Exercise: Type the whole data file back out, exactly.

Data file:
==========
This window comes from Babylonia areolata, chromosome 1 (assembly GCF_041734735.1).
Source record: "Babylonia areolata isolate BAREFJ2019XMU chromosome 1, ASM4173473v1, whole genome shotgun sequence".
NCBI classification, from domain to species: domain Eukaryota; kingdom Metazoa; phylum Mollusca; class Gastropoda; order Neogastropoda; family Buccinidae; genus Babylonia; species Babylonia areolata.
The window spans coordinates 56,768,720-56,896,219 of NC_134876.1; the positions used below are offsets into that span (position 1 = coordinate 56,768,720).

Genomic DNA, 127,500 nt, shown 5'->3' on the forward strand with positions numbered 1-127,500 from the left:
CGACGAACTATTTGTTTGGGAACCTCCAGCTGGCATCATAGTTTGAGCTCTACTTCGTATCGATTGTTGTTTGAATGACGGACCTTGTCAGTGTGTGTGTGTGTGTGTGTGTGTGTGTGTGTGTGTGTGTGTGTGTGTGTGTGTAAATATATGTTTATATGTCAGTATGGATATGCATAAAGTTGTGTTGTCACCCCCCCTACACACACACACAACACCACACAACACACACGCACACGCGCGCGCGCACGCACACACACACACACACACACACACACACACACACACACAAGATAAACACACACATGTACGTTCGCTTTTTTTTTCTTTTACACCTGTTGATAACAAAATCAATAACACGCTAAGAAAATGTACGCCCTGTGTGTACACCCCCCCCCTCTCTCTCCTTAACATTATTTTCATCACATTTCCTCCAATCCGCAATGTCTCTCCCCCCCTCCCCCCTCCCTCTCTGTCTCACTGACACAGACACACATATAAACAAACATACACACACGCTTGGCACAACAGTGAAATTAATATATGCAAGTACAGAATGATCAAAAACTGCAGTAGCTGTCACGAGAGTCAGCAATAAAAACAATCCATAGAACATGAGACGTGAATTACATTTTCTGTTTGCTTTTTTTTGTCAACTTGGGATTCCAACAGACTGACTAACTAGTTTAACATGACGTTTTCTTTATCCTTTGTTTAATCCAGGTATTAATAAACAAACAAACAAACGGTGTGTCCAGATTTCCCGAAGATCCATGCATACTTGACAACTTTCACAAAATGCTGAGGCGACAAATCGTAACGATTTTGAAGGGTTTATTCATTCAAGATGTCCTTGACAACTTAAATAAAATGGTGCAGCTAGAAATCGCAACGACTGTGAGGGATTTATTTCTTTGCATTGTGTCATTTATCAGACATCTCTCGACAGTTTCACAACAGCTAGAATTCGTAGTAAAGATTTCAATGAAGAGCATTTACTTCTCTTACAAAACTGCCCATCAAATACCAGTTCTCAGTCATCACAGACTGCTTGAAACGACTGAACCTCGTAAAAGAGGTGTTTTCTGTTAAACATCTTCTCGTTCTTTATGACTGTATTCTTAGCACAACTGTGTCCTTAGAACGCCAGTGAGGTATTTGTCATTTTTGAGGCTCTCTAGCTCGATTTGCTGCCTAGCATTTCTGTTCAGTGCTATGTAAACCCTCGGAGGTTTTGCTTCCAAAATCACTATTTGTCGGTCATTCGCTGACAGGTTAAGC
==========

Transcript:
This window comes from Babylonia areolata, chromosome 1 (assembly GCF_041734735.1).
Source record: "Babylonia areolata isolate BAREFJ2019XMU chromosome 1, ASM4173473v1, whole genome shotgun sequence".
NCBI classification, from domain to species: domain Eukaryota; kingdom Metazoa; phylum Mollusca; class Gastropoda; order Neogastropoda; family Buccinidae; genus Babylonia; species Babylonia areolata.
The window spans coordinates 56,768,720-56,896,219 of NC_134876.1; the positions used below are offsets into that span (position 1 = coordinate 56,768,720).

Genomic DNA, 127,500 nt, shown 5'->3' on the forward strand with positions numbered 1-127,500 from the left:
CGACGAACTATTTGTTTGGGAACCTCCAGCTGGCATCATAGTTTGAGCTCTACTTCGTATCGATTGTTGTTTGAATGACGGACCTTGTCAGTGTGTGTGTGTGTGTGTGTGTGTGTGTGTGTGTGTGTGTGTGTGTGTGTGTGTAAATATATGTTTATATGTCAGTATGGATATGCATAAAGTTGTGTTGTCACCCCCCCTACACACACACACAACACCACACAACACACACGCACACGCGCGCGCGCACGCACACACACACACACACACACACACACACACACACACACAAGATAAACACACACATGTACGTTCGCTTTTTTTTTCTTTTACACCTGTTGATAACAAAATCAATAACACGCTAAGAAAATGTACGCCCTGTGTGTACACCCCCCCCCTCTCTCTCCTTAACATTATTTTCATCACATTTCCTCCAATCCGCAATGTCTCTCCCCCCCTCCCCCCTCCCTCTCTGTCTCACTGACACAGACACACATATAAACAAACATACACACACGCTTGGCACAACAGTGAAATTAATATATGCAAGTACAGAATGATCAAAAACTGCAGTAGCTGTCACGAGAGTCAGCAATAAAAACAATCCATAGAACATGAGACGTGAATTACATTTTCTGTTTGCTTTTTTTTGTCAACTTGGGATTCCAACAGACTGACTAACTAGTTTAACATGACGTTTTCTTTATCCTTTGTTTAATCCAGGTATTAATAAACAAACAAACAAACGGTGTGTCCAGATTTCCCGAAGATCCATGCATACTTGACAACTTTCACAAAATGCTGAGGCGACAAATCGTAACGATTTTGAAGGGTTTATTCATTCAAGATGTCCTTGACAACTTAAATAAAATGGTGCAGCTAGAAATCGCAACGACTGTGAGGGATTTATTTCTTTGCATTGTGTCATTTATCAGACATCTCTCGACAGTTTCACAACAGCTAGAATTCGTAGTAAAGATTTCAATGAAGAGCATTTACTTCTCTTACAAAACTGCCCATCAAATACCAGTTCTCAGTCATCACAGACTGCTTGAAACGACTGAACCTCGTAAAAGAGGTGTTTTCTGTTAAACATCTTCTCGTTCTTTATGACTGTATTCTTAGCACAACTGTGTCCTTAGAACGCCAGTGAGGTATTTGTCATTTTTGAGGCTCTCTAGCTCGATTTGCTGCCTAGCATTTCTGTTCAGTGCTATGTAAACCCTCGGAGGTTTTGCTTCCAAAATCACTATTTGTCGGTCATTCGCTGACAGGTTAAGC